http://www.deathpenaltyinfo.org/innocence-list-those-freed-death-row, for the Death Penalty Information Center, Innocence List.
http://www.horror.org/blog/ for information about the Horror Writer's Association and the Bram Stoker Award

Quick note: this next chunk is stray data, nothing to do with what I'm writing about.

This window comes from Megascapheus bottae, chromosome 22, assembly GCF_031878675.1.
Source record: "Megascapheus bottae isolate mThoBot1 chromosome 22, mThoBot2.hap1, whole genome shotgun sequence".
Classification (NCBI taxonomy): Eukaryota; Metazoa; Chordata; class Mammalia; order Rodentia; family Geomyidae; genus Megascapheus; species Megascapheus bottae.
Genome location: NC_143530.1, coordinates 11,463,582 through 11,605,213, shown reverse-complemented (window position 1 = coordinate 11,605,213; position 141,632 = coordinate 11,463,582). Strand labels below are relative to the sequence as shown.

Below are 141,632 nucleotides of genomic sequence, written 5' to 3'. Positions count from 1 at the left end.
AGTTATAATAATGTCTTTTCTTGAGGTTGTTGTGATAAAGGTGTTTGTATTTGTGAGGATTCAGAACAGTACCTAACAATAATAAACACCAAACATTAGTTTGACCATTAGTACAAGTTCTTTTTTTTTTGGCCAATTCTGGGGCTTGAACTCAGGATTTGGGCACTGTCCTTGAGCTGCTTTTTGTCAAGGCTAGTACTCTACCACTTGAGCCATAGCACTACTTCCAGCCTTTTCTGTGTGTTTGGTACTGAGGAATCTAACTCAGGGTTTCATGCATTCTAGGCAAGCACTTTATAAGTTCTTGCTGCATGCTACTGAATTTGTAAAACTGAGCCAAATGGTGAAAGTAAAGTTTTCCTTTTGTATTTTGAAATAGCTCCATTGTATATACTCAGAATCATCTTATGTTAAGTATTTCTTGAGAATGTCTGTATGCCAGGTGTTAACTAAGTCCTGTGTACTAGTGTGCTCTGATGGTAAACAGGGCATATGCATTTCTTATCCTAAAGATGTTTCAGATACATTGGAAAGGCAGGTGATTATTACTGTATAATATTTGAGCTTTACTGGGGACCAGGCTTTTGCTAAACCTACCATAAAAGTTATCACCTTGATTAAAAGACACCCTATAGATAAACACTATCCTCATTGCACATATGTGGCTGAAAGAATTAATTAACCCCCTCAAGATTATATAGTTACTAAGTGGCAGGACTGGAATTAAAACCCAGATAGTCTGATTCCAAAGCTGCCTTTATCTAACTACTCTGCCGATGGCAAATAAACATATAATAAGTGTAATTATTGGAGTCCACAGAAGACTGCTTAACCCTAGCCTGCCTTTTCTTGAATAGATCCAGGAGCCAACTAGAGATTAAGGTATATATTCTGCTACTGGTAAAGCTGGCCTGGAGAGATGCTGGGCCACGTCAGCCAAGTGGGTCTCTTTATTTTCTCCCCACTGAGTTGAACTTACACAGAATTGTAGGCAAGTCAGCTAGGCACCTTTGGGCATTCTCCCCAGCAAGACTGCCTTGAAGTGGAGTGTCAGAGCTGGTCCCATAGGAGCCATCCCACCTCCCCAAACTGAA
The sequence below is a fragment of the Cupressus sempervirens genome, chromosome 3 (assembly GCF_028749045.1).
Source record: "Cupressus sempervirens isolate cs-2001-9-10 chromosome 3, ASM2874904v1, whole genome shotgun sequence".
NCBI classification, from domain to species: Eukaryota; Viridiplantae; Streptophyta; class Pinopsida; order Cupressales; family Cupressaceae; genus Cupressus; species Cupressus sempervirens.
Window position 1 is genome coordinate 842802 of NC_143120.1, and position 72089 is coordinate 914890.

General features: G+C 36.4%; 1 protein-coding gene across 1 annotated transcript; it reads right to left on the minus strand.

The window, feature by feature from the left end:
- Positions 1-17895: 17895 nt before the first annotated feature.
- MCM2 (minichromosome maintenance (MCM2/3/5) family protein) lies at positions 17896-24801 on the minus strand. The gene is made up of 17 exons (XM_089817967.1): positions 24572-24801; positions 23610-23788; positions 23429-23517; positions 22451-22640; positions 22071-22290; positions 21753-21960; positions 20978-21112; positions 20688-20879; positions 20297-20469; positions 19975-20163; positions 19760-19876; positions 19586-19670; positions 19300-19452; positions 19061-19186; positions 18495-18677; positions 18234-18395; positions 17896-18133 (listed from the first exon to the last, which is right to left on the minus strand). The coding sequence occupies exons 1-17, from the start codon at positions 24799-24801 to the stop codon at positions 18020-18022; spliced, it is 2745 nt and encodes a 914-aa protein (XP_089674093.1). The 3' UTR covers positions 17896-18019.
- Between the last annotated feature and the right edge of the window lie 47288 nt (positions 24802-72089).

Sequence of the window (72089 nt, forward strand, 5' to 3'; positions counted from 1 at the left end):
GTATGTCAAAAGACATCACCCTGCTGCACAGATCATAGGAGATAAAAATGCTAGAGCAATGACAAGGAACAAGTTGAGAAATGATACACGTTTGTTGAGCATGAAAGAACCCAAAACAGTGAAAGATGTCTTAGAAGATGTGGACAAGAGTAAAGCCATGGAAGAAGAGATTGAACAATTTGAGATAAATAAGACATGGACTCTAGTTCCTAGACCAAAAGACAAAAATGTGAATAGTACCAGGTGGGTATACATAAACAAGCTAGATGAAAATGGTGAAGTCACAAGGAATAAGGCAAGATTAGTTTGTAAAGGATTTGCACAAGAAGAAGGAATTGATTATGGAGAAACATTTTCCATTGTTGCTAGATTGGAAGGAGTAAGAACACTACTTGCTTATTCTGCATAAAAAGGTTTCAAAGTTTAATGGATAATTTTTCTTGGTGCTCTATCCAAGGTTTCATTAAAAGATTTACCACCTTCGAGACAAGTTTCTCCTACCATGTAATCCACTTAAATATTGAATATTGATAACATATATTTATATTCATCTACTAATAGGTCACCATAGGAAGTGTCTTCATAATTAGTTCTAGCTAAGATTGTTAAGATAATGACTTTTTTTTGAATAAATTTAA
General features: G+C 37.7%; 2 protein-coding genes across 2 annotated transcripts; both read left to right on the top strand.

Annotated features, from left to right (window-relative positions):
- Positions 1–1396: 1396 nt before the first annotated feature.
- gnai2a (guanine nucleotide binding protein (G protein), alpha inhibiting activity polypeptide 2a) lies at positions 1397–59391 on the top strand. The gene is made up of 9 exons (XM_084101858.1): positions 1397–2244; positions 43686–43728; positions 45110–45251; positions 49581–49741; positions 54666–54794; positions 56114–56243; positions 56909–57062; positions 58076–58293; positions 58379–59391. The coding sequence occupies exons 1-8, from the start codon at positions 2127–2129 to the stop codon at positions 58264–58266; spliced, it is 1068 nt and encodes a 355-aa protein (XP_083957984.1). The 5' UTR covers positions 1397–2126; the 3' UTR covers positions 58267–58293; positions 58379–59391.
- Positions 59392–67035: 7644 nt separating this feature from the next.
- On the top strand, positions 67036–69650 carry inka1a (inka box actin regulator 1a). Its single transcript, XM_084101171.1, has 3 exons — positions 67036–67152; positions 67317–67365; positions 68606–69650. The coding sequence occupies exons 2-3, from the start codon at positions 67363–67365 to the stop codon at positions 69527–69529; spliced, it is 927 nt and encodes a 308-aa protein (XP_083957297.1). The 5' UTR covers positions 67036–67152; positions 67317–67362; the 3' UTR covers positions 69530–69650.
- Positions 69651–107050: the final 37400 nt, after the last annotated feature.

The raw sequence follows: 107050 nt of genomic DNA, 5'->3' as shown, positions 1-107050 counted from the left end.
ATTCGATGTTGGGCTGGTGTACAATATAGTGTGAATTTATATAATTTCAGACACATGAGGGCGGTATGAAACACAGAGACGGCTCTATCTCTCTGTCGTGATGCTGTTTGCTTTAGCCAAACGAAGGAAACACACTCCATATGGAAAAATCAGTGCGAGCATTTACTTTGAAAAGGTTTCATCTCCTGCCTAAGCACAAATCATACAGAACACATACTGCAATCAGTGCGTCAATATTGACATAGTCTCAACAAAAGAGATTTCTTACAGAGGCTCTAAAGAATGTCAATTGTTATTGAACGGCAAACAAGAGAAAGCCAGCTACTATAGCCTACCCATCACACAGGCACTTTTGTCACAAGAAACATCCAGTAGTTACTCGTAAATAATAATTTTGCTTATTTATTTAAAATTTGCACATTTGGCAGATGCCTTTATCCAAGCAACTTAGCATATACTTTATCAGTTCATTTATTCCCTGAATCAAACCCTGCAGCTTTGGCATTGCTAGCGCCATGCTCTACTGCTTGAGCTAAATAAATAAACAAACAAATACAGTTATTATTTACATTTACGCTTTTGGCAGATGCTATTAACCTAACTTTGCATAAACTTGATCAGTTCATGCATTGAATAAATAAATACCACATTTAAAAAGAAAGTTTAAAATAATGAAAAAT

[1] Green Mile synopsis: Paul Edgecomb, now 104 years old looks back on his life to the time he was a prison guard on Death Row and tells Elaine (a nurse at the convalescent home) his story. He tells the following story...John Coffey, a tall black man, of low intelligence and inarticulate, arrives on Death Row, convicted of the rape and murder of two little white girls. John cures Paul of a urinary tract infection and reveals further mysterious powers by resurrecting a little mouse (later named "Mr. Jingles") that was killed by sadist Percy Wetmore. Paul then begins to doubt John's guilt. John is snuck out of prison to cure the Warden's wife (Melinda) of a brain tumor, and just as quickly snuck back into the prison. The guard, Percy Wetmore, sabotages the execution of Edward Delacroix, the caretaker of "Mr. Jingles," causing Delacroix a horrific death witnessed by all. William "Wild Bill" Wharton arrives on Death Row to complicate things even more; at one point Wharton grabs John Coffey's arm and John psychically visualizes Wharton's rape and murder of the two little girls. John punishes the bad men by passing Melinda's disease into Percy--Percy goes mad and kills "Wild Bill." Percy is then shipped off to the insane asylum, and John takes his last walk down the "green mile" to his execution. Paul is so disturbed by all the events, he leaves to work elsewhere. Back to the present, Paul introduced "Mr. Jingles," the inordinately long-lived mouse, to Elaine and then "Mr. Jingles" dies. Having lost his wife and everyone he has cared for, Paul remains in a kind of death row of his own, wondering how much more time he has left to serve before he will be able to walk his last mile.